Volunteer Blog: Deanna & Habitat for Humanity

Deanna doesn’t consider herself much of a risk taker. But in 2013, she travelled more than 11,000 km alone to Chiang Mai, Thailand with Habitat for Humanity.

Inspired by friends who had participated before, she thought it was the perfect way to celebrate her 30th birthday. And despite a minor panic attack after the $3400 trip was paid for in full and there would be no turning back, she said that as soon as she landed in Thailand she knew everything would be OK.

Having never built anything before (nor the person you would call on if you needed help hanging a picture) in March 2013 she set out to help a family build a new home. For two straight weeks, Deanna and a team of twelve Canadians would build a house from the ground up, without using power tools.

“In 40 degree Celsius, humid weather and everything being done by hand, the physical part of building the house was challenging,” she said. And the anxiety of being far away from home didn’t last, as there was work to be done.

The days were long, but they worked diligently on the home. Each day they ate meals with the family and got to know them. Not being much of an adventurous eater, Deanna didn’t mind having a taste of the homemade pad Thai and rice, in fact, she claimed that the best Thai food came right from the “house mom’s” kitchen.

There were some big differences between her life in Calgary and her experience in Thailand. For starters: getting used to using a washroom that was just a hole in the ground and cuisine like ant egg soup. But there were also some startling similarities that she hadn’t expected like seeing a McDonald’s restaurant in the middle of a bygone place. “We were in the old part of the city, with old architecture but you could see McDonalds, it felt like a clash of cultures.”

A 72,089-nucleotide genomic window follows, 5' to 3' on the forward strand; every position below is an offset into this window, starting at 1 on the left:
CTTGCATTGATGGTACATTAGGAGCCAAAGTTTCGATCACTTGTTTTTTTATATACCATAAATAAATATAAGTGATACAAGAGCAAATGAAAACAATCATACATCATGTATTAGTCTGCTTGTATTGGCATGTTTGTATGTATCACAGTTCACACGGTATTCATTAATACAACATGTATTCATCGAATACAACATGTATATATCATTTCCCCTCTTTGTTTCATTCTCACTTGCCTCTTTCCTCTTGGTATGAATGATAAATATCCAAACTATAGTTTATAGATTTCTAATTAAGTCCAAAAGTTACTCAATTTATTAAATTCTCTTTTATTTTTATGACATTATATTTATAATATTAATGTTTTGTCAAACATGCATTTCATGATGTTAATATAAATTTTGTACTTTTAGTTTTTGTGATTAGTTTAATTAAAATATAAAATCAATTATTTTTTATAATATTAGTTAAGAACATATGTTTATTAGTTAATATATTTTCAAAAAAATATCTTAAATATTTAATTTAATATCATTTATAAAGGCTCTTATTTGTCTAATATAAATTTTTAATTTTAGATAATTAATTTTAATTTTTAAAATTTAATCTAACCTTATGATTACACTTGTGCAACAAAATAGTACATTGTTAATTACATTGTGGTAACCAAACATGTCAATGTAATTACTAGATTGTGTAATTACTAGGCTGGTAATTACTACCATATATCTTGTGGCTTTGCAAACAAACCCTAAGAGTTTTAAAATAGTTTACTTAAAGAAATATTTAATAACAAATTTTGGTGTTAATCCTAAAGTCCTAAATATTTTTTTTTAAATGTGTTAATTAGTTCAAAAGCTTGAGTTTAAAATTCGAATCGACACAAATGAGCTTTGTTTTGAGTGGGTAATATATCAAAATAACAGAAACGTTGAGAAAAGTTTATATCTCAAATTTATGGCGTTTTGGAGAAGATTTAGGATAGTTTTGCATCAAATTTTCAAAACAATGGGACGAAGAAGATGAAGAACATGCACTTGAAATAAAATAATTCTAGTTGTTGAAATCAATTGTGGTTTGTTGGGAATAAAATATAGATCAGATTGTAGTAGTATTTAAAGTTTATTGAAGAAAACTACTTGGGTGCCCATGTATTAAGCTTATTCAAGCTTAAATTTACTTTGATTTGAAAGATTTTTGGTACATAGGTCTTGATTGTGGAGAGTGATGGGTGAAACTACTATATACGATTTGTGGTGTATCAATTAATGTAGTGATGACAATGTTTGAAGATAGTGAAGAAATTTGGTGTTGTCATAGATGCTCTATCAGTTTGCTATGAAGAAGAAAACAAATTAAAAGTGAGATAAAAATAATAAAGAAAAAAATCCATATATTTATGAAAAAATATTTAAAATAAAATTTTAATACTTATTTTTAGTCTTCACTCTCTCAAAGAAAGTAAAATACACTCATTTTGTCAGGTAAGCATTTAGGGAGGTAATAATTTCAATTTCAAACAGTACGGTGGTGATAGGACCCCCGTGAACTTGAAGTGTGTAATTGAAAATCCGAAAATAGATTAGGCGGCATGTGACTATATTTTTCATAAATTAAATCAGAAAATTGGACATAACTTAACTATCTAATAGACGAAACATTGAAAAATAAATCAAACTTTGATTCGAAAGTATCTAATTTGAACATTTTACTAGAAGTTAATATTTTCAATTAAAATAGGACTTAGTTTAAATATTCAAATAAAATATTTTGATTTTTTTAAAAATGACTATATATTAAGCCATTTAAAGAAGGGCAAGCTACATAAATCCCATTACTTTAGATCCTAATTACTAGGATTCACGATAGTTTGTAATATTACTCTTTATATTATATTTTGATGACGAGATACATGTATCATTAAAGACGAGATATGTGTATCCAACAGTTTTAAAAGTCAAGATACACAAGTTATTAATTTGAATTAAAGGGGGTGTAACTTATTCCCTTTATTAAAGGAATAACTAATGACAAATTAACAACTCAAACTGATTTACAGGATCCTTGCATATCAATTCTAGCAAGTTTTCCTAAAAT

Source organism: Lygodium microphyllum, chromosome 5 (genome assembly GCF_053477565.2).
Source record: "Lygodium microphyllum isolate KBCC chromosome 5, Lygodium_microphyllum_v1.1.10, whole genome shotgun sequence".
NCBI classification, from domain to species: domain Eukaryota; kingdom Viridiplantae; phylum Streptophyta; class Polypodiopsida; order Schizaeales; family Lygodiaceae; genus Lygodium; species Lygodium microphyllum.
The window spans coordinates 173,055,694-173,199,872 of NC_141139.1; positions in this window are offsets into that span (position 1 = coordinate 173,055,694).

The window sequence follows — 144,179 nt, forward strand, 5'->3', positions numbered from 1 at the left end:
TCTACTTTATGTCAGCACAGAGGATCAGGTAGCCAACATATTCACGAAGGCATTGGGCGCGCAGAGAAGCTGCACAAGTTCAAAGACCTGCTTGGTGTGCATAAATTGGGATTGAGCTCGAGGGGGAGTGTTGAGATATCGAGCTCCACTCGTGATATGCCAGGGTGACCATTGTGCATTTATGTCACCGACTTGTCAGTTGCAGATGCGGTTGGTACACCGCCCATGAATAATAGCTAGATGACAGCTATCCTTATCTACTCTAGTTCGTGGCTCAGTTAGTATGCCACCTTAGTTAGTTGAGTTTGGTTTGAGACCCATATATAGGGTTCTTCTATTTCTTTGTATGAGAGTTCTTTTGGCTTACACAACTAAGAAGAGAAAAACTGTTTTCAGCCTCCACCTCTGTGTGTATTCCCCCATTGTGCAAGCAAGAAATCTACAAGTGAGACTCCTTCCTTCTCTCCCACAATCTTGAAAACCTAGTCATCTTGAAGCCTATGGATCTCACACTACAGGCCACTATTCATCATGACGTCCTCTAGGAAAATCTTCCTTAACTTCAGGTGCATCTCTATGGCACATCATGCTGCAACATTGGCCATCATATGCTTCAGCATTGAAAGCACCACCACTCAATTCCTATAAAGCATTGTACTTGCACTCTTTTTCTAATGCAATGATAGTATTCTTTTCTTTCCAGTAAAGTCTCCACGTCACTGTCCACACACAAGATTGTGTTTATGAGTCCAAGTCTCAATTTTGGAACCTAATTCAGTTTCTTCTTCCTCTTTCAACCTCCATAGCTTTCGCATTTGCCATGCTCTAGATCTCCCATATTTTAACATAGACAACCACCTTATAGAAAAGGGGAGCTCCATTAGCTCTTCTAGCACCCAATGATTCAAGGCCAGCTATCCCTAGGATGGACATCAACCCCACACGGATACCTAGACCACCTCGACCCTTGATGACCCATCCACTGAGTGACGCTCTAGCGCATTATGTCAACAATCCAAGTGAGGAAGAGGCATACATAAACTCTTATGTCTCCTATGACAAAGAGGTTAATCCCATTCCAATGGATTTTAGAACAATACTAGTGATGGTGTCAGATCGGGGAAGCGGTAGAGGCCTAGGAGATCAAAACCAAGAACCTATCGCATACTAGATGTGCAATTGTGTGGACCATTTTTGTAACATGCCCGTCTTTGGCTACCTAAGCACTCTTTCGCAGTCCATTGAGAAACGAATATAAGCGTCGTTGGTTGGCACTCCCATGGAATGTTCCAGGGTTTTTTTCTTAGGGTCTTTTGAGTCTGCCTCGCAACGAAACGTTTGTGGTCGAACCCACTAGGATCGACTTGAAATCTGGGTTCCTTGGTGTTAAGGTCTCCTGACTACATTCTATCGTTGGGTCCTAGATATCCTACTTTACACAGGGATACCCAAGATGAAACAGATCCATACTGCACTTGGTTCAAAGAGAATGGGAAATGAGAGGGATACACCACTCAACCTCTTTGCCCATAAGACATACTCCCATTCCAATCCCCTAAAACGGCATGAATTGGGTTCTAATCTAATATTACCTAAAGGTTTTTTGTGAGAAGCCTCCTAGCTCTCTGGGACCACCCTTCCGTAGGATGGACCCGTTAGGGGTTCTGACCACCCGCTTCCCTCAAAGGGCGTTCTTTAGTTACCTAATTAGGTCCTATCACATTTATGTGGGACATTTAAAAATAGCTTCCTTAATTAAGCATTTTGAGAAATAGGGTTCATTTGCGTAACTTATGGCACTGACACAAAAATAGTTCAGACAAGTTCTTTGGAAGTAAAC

She learned how hardworking, friendly and appreciative the Thai people are.  She was also blown away by how helpful and hospitable they were – how neighbours would stop by daily to help however they could (without being asked.) She never once felt afraid. Even when exploring Thailand, she always felt safe. She got to experience New Years in Thailand – which was a huge water fight.

This was an empowering trip for Deanna and she learned a few life lessons while on her volunteer adventure:

She learned to be thankful for everything she has. The people who helped out had very little, but they lived well and were happy. She also talked about a member of the team who inspired the rest of them with his work. Despite having just one arm he did the same amount of work as everyone else – never once faltering.

She learned how to be independent and appreciate another culture. Another perk she glowed about was that every day after a hard days work they would go for a $2 thirty minute foot massage.

And although it’s been a few years since her adventure, she still remains in touch with her Canadian Habitat team via social media.

This adventure was a huge accomplishment for Deanna and it made a real difference to people she barely knew. The physical building was satisfying, but so was the emotional side of travelling so far from home.

At the end of her adventure, after a ceremony where the family gave each member of the Habitat team a “good luck” bracelet, they let out lanterns and celebrated with a water fight.

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